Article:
To improve safety on what was then Highway 10, the State Department of Highways planned for two snowsheds to be built over sections of the westbound lanes, totaling 1,800 feet. Bids for construction were called in February of 1950, and were awarded to C.V. Wilder Co. and Gaasland Co. Inc., both of Bellingham, WA. Construction began in the fall and progressed quickly due to the use of precast construction. The project was scheduled to be finished by November 1, 1950 at a total cost of $1,120,000.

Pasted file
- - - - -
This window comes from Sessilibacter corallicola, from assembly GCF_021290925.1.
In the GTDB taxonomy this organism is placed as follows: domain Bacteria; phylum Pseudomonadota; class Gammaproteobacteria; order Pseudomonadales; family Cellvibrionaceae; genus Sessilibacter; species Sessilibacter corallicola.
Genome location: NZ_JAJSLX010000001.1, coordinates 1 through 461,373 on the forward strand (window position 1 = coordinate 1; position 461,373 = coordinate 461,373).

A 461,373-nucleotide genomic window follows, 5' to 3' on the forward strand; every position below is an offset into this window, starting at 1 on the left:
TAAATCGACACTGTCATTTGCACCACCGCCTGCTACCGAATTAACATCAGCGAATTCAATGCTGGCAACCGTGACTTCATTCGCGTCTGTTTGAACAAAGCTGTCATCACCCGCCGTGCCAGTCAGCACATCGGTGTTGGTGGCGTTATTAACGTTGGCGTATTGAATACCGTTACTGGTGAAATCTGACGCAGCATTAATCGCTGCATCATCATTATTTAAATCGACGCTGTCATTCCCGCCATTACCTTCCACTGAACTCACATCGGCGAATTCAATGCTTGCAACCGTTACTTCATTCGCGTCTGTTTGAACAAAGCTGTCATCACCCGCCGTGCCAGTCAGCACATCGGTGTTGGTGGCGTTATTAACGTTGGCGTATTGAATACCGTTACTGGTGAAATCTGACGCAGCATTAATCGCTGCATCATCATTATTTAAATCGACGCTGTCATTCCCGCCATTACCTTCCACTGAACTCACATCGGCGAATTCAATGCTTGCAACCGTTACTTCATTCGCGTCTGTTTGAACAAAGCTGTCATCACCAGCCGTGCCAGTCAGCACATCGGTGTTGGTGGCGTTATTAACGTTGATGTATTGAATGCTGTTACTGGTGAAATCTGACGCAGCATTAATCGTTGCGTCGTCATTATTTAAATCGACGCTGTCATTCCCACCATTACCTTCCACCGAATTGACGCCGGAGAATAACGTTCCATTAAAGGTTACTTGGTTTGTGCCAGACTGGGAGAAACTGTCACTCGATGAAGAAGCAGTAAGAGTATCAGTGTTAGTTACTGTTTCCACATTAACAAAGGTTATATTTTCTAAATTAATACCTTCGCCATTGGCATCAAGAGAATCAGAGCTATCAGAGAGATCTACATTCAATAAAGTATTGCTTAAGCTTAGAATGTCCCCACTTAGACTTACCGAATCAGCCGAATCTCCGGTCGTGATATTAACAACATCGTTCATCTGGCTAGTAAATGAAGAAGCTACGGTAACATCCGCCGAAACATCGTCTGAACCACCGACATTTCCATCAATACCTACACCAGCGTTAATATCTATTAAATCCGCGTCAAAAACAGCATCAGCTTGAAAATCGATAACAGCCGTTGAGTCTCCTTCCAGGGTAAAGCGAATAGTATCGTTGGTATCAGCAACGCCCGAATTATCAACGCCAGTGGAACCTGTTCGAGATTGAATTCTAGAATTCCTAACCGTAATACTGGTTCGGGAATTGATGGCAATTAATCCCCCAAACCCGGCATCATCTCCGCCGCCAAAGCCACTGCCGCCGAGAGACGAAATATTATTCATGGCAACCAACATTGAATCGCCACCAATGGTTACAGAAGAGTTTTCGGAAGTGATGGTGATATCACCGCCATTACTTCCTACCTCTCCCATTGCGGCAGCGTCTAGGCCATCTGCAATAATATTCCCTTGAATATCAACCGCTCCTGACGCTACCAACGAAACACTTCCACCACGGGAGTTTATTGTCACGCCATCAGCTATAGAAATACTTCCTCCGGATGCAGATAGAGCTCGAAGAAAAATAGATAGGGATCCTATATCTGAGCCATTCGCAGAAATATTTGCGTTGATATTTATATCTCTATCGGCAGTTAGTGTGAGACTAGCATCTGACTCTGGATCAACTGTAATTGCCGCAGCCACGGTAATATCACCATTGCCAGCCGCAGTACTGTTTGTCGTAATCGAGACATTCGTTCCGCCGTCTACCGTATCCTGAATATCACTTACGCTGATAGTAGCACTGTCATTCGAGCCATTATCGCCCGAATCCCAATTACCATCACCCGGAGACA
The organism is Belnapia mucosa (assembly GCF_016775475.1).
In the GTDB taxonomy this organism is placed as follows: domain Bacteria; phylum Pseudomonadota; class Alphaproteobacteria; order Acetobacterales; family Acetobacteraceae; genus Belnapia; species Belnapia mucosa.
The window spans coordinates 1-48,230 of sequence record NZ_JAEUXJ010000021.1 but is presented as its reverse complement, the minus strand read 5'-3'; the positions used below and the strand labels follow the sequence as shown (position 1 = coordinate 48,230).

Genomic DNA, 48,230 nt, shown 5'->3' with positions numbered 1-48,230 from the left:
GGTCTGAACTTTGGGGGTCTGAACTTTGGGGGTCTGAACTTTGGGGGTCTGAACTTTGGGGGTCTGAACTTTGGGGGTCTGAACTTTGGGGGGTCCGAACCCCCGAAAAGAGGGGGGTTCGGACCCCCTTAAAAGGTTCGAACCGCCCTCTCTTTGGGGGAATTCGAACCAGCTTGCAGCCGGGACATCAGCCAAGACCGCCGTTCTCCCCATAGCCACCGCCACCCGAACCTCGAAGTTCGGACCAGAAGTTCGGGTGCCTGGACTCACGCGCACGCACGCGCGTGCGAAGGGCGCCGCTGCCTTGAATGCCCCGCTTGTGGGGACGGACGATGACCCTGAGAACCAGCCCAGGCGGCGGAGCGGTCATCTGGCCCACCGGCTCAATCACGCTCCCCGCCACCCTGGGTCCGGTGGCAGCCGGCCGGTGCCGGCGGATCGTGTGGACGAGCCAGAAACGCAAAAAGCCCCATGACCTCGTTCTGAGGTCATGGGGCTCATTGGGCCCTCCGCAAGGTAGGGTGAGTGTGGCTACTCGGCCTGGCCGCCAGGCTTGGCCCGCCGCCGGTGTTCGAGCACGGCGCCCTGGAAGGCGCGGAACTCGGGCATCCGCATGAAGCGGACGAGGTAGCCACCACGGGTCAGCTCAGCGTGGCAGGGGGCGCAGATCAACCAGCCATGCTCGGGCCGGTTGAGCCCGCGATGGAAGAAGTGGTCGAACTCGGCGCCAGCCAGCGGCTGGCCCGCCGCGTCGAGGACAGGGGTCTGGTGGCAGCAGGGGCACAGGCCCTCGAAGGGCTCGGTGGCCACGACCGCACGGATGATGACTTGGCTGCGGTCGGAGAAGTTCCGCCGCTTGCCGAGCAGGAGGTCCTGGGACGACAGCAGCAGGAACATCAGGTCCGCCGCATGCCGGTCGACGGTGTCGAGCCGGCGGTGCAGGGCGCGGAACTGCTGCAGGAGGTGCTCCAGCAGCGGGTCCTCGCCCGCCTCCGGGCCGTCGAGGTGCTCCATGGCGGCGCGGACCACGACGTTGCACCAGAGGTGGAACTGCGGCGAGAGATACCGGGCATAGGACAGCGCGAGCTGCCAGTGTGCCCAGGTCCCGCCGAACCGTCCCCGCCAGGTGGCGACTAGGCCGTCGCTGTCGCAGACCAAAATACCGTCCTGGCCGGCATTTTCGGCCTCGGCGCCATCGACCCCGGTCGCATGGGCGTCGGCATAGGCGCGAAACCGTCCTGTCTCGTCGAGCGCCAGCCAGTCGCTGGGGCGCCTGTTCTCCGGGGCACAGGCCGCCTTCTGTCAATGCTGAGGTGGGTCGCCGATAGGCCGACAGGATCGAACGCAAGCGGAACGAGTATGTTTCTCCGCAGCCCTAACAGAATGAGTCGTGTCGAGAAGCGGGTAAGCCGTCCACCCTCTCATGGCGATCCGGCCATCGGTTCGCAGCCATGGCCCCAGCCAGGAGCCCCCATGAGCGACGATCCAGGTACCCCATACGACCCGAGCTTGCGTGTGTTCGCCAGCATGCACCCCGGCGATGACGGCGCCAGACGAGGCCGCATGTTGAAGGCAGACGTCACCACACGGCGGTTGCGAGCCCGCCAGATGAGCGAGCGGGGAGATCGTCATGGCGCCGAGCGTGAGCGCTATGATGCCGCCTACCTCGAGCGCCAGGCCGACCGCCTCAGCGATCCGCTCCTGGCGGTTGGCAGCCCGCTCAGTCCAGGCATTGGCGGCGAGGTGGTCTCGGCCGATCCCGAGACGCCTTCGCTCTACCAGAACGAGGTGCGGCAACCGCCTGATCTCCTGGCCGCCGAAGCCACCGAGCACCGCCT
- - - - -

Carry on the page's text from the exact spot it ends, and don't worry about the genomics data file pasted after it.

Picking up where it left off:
The snowshed pictured on the postcard above was the larger of the two. Located at Airplane Curve, about a mile west of the Summit, it spanned 1,300 feet, was 15 feet high, and had a pavement width of 24 feet. It was demolished sometime in the early 1980s, but the concrete retaining wall remains.
The smaller snowshed at Lake Keechelus, only 500 feet long, was placed on the National Register of Historic Places in 1995. After 64 years of service, it was dismantled and recycled as part of the I-90 Snoqualmie Pass East Project. A time-lapse of the removal can be seen here.